Brutal in its violence and humanity, the U.K’s Kill List finally has some form of proper release stateside. The much ballyhooed Ben Wheatley picture has garnered numerous plaudits, disclaimers and negativity since its debut on the festival circuit last year.
Kill List is about one easily angered man named Jay (Neil Maskell). Who he is, what he does and how he feels about it are slowly unspooled by Wheatley. We learn that Jay is married to Shel (MyAnna Buring) and the two share an old relationship with Gal (Michael Smiley), who has brought his new girlfriend Fiona (Emma Fryer) over to dinner. There is talk of a job offer, a vitriolic argument between husband and wife, plus something a little peculiar. Amidst all of the shouting – and eventual reconciliation – Fiona takes a trip to the home’s bathroom. She takes a mirror down, twists it around and carves a vaguely runic symbol on the back.
What this means and how it plays out are two of the many mysteries Wheatley plays close to the vest in his terrific film. Eventually we discover that Jay and Gal are old military buddies who share some tragic history together. Since leaving the barracks, they’ve turned to the unsavory world of hired killing to make ends meet. They take a job and the horror begins, even if you don’t notice it at first. The pair’s victims are acting rather strange for people about to be blown to bits.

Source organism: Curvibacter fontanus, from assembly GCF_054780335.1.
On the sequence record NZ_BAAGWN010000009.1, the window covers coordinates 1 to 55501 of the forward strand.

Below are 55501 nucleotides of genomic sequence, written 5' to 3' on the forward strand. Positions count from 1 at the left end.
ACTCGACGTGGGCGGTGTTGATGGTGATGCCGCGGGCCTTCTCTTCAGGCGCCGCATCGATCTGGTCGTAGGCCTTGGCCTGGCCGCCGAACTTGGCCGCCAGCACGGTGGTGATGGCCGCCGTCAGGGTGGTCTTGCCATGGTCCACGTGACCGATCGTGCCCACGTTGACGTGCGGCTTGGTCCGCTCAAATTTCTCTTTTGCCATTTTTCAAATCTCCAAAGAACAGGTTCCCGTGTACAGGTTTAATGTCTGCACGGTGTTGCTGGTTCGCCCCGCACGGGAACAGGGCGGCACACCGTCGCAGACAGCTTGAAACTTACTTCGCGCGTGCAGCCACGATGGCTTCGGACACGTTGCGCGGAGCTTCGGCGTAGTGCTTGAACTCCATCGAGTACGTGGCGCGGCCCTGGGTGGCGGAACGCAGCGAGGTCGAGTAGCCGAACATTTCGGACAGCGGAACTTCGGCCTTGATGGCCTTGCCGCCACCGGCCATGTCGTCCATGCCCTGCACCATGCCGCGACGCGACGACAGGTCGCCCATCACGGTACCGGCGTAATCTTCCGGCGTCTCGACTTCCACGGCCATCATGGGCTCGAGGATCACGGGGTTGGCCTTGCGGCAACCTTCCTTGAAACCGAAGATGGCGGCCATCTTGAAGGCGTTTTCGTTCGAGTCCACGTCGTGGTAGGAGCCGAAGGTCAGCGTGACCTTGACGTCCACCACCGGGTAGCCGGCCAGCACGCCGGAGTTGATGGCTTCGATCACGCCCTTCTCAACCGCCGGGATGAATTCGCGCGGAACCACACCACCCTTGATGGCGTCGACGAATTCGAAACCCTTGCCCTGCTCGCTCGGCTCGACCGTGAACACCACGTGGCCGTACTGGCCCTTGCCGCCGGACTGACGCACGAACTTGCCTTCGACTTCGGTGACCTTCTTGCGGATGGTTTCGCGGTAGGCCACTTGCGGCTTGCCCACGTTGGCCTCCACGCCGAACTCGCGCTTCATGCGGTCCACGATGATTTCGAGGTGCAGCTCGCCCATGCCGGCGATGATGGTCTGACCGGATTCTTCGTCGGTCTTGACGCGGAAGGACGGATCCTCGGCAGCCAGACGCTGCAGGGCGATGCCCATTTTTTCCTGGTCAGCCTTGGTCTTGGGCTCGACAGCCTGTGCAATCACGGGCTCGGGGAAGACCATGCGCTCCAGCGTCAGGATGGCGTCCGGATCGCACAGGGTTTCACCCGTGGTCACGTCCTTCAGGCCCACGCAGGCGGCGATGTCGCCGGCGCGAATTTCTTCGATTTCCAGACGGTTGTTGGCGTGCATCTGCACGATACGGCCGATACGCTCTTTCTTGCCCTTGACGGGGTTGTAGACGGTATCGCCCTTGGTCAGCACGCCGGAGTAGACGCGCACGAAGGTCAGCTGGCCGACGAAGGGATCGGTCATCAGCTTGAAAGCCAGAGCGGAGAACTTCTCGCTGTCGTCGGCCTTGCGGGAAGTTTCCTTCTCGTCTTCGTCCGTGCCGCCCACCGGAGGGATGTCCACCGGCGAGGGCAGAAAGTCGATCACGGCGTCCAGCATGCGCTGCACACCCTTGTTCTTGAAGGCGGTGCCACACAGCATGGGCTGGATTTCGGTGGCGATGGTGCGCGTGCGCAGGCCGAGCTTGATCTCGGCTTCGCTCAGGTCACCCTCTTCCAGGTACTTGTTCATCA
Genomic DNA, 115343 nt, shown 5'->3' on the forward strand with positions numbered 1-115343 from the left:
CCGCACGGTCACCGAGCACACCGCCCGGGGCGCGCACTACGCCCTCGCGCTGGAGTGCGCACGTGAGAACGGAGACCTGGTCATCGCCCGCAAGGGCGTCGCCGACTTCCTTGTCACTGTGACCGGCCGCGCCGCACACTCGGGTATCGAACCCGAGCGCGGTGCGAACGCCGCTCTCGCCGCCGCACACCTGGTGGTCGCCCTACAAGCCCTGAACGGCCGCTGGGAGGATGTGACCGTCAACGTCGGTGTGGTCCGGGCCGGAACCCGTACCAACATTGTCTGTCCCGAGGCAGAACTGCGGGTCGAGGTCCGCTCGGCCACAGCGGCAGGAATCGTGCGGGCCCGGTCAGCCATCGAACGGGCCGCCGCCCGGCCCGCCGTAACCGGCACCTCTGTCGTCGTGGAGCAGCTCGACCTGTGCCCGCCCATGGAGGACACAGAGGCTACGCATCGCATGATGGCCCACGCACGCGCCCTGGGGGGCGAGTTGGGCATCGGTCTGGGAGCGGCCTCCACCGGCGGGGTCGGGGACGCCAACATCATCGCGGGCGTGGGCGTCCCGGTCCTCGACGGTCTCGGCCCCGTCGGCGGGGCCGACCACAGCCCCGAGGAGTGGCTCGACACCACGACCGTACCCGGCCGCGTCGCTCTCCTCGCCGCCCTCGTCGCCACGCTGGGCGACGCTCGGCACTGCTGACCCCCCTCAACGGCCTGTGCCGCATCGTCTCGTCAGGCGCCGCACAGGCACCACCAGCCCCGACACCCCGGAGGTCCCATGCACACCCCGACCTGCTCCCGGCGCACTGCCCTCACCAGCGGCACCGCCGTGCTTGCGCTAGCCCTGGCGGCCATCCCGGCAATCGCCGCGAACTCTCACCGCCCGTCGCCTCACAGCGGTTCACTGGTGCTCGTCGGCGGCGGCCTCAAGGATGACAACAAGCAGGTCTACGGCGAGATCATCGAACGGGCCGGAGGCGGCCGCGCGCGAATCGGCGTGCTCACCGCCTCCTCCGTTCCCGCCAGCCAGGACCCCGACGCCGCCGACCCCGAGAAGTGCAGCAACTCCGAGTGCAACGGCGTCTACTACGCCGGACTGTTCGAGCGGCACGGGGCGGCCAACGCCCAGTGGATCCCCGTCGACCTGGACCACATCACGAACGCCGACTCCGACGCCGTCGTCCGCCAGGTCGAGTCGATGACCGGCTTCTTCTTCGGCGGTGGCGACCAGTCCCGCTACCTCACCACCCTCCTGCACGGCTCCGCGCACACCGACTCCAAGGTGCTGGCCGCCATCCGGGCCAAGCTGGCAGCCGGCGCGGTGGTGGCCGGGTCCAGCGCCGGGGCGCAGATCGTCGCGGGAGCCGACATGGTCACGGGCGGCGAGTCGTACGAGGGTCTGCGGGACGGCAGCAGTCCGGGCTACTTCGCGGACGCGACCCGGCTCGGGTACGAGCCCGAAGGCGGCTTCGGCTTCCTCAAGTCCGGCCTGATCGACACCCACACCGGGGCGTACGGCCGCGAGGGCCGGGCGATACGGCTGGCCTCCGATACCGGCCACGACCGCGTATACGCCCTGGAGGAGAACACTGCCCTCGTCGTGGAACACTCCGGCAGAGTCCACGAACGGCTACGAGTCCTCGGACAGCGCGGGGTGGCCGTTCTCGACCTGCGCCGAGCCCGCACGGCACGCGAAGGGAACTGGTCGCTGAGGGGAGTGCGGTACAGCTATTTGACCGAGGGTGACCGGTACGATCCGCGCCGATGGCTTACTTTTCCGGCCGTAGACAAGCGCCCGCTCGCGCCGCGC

All will be revealed. You just have to dig a little. Where most films telling a similar story would lean on obvious foreshadowing and blathering exposition, Kill List instead leaves cookie crumbs to follow into Wheatley’s haunting vision. We are the proverbial Hansel and Gretel here. Wheatley has crafted a disturbing work, ruthless in its presentation without teetering into schlock or mere shock tactics. There are a handful of utterly gut wrenching moments within the movie. Every single one reveals something about the nature of the beasts within the picture’s characters.
Yet, Wheatley knows what to hide, and not simply in regard to the plotting. One of Jay and Gal’s proposed kills has committed an act so heinous nary a person can stomach it. Wheatley chooses to show the reactions to the act and nothing else.
As Kill List evolves from kitchen-sink drama to madhouse horror, not a single beat goes wrong. The movie is anchored by Wheatley’s development of Jay, wonderfully played by Maskell. He’s a conflicted individual, drawn back into a life he would prefer to forget. Jay’s relationship with both Gal and Shel are complicated and prone to physicality. The film’s anxiety only properly takes root because of the depth those running around in the story achieve. Part David Cronenberg, part Neil Marshall, Wheatley is now on the map and one can’t help but be excited about what he’s got in store next.
Kill List is avaibale On Demand now and is tentatively scheduled to open in Seattle Feb. 3.